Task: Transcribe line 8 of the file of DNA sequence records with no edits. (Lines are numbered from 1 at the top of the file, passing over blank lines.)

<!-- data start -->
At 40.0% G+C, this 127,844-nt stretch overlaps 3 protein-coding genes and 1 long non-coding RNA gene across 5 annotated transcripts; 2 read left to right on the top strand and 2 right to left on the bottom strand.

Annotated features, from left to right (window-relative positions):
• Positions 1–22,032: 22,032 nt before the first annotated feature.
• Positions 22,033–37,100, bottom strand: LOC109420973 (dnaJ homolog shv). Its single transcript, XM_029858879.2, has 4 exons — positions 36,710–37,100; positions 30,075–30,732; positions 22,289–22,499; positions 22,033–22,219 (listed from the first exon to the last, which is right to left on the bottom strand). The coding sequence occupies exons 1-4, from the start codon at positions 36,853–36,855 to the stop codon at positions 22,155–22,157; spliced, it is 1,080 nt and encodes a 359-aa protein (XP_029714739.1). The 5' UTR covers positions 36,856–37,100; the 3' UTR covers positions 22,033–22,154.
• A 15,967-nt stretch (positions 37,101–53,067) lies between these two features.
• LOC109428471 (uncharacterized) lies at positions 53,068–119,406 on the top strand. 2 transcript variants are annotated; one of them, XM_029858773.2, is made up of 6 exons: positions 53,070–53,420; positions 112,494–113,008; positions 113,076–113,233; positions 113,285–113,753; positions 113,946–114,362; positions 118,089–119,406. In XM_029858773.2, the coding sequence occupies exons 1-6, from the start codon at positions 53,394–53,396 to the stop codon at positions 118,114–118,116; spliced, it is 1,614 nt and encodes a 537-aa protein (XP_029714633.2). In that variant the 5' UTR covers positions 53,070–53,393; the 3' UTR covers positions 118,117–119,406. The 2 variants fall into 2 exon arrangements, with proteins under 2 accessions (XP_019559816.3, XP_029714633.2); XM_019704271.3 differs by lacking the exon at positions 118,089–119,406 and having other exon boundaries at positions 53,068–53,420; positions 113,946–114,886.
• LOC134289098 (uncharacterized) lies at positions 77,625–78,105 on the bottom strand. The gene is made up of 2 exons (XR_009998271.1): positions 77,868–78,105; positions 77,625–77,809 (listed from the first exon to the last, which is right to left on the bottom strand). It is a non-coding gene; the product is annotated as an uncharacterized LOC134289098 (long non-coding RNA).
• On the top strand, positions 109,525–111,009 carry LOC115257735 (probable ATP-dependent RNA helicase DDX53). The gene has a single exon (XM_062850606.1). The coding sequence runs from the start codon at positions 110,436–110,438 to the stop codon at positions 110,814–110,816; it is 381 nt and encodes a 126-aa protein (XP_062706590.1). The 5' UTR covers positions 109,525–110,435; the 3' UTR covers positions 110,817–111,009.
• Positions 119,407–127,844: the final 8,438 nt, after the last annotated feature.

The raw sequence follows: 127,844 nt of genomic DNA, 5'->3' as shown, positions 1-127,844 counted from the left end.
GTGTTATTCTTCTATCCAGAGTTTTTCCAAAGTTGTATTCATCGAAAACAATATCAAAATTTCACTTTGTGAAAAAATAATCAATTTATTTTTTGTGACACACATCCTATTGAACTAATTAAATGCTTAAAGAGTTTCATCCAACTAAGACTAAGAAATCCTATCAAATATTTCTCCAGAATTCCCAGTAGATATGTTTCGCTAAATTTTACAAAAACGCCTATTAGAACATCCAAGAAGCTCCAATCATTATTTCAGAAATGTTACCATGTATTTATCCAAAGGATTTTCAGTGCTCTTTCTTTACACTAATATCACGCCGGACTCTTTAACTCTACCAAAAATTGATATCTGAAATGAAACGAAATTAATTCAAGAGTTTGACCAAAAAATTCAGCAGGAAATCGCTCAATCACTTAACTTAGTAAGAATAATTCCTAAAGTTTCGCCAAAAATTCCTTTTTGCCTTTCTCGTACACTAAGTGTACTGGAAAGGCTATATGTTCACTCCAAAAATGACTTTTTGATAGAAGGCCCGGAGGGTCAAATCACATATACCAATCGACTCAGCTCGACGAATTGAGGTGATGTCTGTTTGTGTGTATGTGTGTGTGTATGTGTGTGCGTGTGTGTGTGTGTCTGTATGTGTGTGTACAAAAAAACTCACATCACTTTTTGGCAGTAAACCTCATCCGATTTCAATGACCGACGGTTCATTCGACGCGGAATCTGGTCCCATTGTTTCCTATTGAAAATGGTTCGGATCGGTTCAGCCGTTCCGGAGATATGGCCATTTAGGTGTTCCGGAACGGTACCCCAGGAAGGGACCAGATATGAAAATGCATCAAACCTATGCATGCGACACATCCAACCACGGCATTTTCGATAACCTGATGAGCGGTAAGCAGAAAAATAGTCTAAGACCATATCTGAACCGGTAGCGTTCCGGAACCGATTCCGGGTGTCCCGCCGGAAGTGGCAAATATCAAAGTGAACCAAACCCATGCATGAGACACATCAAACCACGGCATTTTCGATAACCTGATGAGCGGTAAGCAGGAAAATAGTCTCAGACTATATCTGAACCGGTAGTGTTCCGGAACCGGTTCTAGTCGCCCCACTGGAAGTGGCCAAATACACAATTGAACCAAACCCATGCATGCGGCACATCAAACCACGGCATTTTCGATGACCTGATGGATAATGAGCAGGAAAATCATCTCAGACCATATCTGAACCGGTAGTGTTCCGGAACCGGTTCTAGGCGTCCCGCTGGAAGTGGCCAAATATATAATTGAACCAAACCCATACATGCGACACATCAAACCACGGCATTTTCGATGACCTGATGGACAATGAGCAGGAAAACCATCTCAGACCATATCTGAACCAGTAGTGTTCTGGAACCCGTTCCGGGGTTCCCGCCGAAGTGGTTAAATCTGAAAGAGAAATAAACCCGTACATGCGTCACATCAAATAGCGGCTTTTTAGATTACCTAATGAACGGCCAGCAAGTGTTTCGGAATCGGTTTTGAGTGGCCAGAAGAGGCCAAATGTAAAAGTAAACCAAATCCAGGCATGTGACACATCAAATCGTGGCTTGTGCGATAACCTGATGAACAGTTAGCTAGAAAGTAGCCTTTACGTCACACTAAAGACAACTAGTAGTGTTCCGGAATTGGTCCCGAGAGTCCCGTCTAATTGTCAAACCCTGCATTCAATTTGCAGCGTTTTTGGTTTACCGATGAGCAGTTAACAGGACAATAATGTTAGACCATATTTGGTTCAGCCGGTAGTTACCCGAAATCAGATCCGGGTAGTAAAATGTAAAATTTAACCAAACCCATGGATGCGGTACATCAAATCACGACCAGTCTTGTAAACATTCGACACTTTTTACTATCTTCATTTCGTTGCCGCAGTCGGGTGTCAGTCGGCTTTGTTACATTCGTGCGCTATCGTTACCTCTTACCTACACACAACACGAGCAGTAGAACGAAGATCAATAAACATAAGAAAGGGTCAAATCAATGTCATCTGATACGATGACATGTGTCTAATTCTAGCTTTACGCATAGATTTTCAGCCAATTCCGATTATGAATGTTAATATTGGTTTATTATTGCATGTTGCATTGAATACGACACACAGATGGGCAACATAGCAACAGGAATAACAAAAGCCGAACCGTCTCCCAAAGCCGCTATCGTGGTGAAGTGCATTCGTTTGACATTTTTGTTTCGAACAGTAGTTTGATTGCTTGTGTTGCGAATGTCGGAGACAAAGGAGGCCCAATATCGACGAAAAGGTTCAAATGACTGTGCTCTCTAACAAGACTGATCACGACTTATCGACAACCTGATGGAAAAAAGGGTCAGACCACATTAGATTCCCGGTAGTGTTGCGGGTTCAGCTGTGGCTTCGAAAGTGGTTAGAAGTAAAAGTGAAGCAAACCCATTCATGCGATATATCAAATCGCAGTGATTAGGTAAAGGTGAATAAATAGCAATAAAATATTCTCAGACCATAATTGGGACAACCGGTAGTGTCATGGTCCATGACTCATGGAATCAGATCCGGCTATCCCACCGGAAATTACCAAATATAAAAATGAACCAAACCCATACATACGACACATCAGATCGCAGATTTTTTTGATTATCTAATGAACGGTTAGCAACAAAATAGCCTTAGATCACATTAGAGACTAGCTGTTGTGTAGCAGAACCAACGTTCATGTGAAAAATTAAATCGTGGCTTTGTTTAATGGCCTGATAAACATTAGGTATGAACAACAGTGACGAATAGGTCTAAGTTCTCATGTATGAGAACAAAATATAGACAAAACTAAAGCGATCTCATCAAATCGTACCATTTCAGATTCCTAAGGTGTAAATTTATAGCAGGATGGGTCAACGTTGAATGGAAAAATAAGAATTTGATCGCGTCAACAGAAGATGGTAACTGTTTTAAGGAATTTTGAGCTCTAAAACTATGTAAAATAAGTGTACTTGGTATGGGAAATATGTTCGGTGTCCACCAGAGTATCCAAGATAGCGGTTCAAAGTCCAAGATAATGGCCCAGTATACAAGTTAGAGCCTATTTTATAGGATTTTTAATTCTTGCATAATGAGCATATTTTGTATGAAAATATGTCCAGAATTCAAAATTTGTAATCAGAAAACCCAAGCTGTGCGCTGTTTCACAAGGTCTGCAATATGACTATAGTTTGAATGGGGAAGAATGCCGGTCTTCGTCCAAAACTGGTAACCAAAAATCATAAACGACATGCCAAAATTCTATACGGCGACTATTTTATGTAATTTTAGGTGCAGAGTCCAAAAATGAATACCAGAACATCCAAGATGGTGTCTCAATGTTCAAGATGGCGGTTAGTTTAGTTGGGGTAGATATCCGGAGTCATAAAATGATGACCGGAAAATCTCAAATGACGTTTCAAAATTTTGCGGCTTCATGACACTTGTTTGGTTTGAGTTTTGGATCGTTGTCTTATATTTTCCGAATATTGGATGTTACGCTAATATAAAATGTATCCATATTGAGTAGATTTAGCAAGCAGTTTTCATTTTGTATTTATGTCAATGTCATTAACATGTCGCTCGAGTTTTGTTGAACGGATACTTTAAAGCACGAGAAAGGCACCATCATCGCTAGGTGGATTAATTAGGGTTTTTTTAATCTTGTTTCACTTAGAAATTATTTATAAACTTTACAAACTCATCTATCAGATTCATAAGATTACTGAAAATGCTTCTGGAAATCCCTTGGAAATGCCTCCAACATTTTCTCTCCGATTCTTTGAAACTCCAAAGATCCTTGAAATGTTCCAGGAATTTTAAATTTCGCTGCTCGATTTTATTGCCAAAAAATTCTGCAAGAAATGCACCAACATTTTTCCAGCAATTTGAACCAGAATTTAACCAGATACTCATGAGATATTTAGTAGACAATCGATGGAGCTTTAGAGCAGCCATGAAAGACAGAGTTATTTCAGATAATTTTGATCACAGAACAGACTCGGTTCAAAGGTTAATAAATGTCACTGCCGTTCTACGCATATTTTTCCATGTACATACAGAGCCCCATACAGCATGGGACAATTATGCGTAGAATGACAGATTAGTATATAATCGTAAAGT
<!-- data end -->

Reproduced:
• On the top strand, positions 109,525–111,009 carry LOC115257735 (probable ATP-dependent RNA helicase DDX53). The gene has a single exon (XM_062850606.1). The coding sequence runs from the start codon at positions 110,436–110,438 to the stop codon at positions 110,814–110,816; it is 381 nt and encodes a 126-aa protein (XP_062706590.1). The 5' UTR covers positions 109,525–110,435; the 3' UTR covers positions 110,817–111,009.